But Catching Fire doesn't vie for anything particularly grand. It entertains and engages, having fun with and anchoring weight to its characters and circumstances, but stays within the expected confines of what a Hunger Games movie can be. It's a good one, but without shooting for succinctly interesting or surprising work with Katniss and her relationships or taking a stab at anything but the obvious in terms of sending up the militant tyrannical autocracy, it never even closes in on the possibility of being a great one.
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The Best Man Holiday filmmaker Malcolm D. Lee is in talks to direct, produce and write a third installment of the film after a strong box office opening for the sequel. The Best Man Holiday brought in $30.5 million (GBP20.3 million) in its opening weekend (15-17Nov13), far surpassing the $20 million (GBP13.3 million) projection, and now executives at Universal are hoping to cash in on the momentum and bring a third film to audiences with Lee at the helm, according to Deadline.com.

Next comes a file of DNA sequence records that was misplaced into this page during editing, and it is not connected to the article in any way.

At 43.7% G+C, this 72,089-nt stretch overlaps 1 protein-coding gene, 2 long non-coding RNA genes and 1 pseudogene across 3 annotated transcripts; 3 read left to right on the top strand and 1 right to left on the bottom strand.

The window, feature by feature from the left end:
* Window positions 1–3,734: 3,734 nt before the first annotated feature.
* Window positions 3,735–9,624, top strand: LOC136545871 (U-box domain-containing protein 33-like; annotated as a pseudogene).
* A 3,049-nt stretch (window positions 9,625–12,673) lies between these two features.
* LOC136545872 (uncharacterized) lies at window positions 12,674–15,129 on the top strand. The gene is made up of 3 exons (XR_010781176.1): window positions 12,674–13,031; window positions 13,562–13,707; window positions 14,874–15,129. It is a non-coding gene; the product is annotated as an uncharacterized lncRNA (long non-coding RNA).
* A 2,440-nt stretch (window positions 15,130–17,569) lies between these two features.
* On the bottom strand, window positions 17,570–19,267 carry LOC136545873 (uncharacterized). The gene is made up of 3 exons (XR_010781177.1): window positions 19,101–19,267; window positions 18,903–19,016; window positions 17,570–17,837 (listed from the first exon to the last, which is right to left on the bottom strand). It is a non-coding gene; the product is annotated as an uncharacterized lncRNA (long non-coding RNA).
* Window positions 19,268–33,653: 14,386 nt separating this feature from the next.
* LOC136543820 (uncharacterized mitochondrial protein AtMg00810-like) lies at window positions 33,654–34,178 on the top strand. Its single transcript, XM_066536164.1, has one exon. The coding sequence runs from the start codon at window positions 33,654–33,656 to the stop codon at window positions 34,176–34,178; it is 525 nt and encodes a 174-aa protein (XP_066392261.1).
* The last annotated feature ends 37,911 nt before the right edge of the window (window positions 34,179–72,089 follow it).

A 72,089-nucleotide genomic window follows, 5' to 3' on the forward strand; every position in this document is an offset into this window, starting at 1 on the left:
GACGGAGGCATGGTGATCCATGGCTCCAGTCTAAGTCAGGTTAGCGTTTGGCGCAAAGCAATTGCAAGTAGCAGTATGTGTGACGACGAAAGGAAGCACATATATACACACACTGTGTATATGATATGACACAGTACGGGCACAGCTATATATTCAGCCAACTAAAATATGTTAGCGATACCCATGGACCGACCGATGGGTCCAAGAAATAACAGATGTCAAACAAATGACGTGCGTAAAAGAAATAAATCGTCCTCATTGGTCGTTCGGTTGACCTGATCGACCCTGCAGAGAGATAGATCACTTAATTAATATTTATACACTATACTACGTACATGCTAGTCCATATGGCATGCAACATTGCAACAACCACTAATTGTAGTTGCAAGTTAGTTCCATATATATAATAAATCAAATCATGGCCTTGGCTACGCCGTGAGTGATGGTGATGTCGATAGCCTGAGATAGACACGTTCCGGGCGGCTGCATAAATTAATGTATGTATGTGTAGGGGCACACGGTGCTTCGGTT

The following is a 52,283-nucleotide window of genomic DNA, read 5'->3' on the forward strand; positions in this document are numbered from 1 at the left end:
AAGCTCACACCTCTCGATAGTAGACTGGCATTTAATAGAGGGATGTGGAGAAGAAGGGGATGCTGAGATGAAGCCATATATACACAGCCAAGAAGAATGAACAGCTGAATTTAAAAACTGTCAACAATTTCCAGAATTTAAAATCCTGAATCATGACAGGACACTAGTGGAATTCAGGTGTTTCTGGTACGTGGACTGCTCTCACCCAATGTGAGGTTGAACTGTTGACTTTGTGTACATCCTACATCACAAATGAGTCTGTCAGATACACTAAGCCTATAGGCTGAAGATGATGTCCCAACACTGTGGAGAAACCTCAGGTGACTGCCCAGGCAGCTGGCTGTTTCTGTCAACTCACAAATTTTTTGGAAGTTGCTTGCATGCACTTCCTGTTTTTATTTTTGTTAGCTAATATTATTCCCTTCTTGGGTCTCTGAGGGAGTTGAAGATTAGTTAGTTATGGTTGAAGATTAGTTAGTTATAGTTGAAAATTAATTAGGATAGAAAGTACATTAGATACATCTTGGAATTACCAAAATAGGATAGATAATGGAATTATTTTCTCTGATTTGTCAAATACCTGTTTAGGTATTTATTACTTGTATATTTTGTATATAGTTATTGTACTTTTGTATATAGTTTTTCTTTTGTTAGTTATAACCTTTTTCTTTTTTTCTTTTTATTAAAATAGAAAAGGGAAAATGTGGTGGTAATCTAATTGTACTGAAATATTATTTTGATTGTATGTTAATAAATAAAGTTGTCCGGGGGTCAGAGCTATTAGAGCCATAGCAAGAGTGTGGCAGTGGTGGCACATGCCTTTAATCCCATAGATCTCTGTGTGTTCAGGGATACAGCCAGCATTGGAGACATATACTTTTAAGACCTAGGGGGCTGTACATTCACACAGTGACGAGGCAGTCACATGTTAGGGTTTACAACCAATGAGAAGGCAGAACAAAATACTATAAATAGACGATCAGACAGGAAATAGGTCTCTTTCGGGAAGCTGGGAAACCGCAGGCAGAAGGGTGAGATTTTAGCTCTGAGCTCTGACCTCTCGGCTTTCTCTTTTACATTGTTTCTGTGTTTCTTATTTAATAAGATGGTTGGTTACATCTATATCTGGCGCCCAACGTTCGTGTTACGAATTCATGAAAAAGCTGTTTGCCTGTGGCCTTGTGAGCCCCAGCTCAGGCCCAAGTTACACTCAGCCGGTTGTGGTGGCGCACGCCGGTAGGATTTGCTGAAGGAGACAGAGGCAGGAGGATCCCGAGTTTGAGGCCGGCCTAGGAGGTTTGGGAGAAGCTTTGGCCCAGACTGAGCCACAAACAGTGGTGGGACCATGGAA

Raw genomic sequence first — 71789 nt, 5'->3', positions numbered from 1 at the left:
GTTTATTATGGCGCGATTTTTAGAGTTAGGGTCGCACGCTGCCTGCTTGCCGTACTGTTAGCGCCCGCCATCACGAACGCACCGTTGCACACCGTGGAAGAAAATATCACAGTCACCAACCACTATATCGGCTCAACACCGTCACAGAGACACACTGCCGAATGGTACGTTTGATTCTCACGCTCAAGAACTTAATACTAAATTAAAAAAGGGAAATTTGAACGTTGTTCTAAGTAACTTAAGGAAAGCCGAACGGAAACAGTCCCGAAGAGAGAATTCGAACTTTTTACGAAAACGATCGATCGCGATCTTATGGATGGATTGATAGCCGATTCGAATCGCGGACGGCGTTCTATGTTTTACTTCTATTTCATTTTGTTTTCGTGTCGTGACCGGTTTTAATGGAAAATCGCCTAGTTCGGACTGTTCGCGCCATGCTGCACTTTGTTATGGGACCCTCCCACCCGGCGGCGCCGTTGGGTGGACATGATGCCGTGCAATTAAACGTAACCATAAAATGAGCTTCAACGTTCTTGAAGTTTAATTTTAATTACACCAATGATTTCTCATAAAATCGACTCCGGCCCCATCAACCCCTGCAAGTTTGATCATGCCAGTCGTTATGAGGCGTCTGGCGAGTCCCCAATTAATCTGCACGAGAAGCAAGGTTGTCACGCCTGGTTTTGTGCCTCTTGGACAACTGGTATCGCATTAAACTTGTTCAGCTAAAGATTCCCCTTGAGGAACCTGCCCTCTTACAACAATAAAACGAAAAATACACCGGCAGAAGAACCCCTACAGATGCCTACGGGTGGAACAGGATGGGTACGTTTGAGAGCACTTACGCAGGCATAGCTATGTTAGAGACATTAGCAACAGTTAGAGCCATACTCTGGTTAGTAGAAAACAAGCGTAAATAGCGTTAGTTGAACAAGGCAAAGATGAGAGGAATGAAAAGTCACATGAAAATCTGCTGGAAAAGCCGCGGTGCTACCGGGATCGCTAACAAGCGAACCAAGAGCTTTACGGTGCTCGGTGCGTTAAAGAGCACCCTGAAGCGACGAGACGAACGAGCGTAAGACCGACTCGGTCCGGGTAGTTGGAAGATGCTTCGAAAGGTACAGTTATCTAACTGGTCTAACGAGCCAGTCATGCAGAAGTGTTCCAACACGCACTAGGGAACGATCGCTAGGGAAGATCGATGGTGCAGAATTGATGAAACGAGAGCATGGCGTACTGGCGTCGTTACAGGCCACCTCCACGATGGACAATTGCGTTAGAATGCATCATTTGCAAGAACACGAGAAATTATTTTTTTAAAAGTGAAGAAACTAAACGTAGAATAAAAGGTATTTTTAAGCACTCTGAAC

The sequel, which stars Morris Chestnut, Taye Diggs, Terrence Howard, Sanaa Lathan and Nia Long, comes 14 years after the original movie, The Best Man.
The new film appears to set up another sequel with news Howard's character drops at the end of the film.
Katharine Mcphee's fling with Smash director Michael Morris is over, according to a U.S. report. The pair hit headlines after they were snapped kissing in Los Angeles last month (Oct13), promoting speculation about the state of Morris' marriage to actress Mary McCormack.
Singer/actress McPhee, who is believed to have split from her actor/producer husband Nick Cokas earlier this year (13), is now said to have called time on her short-lived relationship with Morris.